Experienced whitetail bowhunters often make "mock scrapes" in early October to attract rutting bucks later on. A mock scrape duplicates a genuine scrape, and when properly prepared, whitetails will take it over and regard it as a genuine meeting place for rutting bucks and does. A bowhunter simply finds an outstretching tree branch at chest height, scrapes away leaves and dirt to make a washtub-sized depression beneath this over-hanging branch, and "freshens" the mock scrape with a few drops of doe in heat and buck urine. Whitetail bucks always scrape beneath an antler-high "licking branch," so such a branch must be present above a mock scrape.

To keep the mock scrape saturated with deer-attracting urine, a bowhunter must sneak in periodically to freshen it or tie a slow-drip scent bottle to the licking branch above the scrape. Saf-Tree's Hot Doe System incorporates such a bottle with a wick that's adjustable for drip rate. By keeping visits to such a scrape at a minimum, a bowhunter does not broadcast enough human odor to spook wary whitetails. When the rutting period arrives, a treestand near a mock scrape will produce shots at bucks checking this territorial marker for does in heat.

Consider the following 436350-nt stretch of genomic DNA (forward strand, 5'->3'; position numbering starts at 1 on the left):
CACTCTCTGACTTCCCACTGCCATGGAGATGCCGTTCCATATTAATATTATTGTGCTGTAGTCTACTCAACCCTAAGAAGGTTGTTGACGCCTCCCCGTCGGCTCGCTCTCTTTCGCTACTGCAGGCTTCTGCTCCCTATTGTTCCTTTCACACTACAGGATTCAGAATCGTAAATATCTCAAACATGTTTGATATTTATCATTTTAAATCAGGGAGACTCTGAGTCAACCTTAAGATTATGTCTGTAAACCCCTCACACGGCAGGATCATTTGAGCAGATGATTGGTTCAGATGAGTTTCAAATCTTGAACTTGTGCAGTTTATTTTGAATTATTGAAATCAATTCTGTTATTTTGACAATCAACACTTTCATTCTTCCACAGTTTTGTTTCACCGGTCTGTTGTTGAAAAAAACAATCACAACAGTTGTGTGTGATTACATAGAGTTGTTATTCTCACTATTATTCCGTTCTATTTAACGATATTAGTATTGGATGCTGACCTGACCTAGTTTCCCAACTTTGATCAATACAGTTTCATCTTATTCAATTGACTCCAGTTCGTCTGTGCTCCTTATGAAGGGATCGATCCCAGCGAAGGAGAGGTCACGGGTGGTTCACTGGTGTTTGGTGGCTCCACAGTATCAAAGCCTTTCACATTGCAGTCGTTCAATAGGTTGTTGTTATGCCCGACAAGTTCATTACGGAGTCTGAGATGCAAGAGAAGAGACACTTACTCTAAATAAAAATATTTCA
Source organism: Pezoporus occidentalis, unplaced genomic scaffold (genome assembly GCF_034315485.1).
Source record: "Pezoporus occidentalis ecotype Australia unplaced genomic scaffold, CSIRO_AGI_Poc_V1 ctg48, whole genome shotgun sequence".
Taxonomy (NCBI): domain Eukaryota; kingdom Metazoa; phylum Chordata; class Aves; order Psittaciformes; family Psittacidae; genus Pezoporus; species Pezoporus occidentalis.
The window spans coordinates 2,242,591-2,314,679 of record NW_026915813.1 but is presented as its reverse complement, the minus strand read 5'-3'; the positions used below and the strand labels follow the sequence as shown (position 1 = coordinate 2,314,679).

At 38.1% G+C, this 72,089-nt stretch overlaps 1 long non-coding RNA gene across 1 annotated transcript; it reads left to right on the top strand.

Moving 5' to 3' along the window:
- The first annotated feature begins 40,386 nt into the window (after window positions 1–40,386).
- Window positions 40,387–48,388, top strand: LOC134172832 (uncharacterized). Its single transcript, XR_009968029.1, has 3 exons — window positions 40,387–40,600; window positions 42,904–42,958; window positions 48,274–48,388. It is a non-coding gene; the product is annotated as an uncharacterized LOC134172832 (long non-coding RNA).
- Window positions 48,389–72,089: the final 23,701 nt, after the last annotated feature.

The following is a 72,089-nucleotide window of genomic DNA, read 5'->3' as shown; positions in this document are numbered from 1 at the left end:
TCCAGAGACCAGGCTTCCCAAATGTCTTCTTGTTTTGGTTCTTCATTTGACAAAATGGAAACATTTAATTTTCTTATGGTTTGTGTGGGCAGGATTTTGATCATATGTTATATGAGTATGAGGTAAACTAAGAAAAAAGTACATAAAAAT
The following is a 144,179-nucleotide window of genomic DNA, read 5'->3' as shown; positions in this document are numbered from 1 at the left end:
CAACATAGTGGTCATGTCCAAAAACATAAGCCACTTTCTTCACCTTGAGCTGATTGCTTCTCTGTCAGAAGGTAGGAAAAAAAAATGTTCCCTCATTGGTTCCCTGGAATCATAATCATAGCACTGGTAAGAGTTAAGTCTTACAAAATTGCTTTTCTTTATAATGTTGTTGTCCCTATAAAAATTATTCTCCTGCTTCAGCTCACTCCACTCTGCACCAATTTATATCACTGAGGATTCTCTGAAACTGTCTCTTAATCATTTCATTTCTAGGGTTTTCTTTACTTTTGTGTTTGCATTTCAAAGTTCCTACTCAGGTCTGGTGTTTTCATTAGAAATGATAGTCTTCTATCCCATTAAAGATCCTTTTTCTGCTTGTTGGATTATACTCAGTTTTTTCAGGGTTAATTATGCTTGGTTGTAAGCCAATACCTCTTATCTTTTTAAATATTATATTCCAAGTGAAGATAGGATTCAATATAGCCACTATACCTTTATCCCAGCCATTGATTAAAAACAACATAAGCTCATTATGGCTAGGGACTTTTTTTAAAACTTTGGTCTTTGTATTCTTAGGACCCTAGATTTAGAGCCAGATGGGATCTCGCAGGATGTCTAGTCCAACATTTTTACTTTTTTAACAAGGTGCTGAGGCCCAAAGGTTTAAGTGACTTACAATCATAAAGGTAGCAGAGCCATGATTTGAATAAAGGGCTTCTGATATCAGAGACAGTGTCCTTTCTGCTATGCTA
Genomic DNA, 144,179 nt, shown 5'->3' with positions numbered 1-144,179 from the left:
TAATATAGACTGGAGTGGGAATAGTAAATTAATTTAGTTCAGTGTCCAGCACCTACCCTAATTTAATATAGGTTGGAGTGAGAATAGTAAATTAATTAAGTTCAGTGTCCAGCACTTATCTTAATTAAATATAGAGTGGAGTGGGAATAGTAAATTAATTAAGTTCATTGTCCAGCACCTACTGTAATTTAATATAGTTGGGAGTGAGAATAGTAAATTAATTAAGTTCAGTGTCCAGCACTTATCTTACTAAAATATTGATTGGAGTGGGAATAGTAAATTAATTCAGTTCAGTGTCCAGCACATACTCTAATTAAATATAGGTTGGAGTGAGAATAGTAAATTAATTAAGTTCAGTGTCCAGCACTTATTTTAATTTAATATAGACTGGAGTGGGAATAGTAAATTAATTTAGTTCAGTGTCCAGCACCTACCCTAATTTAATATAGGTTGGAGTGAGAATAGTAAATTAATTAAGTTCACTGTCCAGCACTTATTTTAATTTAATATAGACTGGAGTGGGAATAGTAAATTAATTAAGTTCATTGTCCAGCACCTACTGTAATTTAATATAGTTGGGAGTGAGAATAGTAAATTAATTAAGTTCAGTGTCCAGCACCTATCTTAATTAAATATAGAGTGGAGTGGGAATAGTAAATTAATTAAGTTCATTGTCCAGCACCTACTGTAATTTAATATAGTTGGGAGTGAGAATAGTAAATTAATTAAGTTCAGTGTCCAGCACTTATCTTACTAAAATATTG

Scent-blocking products like Robinson's Scent Shield are a must for best results on whitetails. A bowhunter must somehow walk to and from his stand without leaving human scent on the ground. One fairly effective method is wearing rubber boots. However, a few squirts of Scent Shield or a similar agent (check with Buck Stop, Hunter's Specialties, Pete Rickard, Inc., et cetera) blocks all human scent in the foot/pant-leg area -- which completely fools deer that wander by. Bowhunters who tramp near their stands to lay down urine-scent drags or freshen mock scrapes can also be assured that scent-blocking spray will leave the area free of whitetail-scaring human odor.

Doe Decoys

Rutting whitetail bucks respond to visual lures as readily as they do to scents. For this reason, many bowhunters set out a full-sized doe decoy near their stands to draw bucks close enough for a shot. Such decoys can provide the extra confidence needed to make a wary buck trust the urine odor he smells in a drag line or scrape.

Several companies sell doe decoys -- both silhouettes and collapsible models made of foam. A silhouette makes good sense from a sales standpoint. It is fairly inexpensive, easy to display in your store, and convenient for a hunter to tote into the woods. One of my favorites is Lohman's Archery Deer Decoy, which instantly sets up with two stiff wire stakes. Jim Dougherty Archery sells another model with a unique moving-head feature that reportedly fools bucks completely.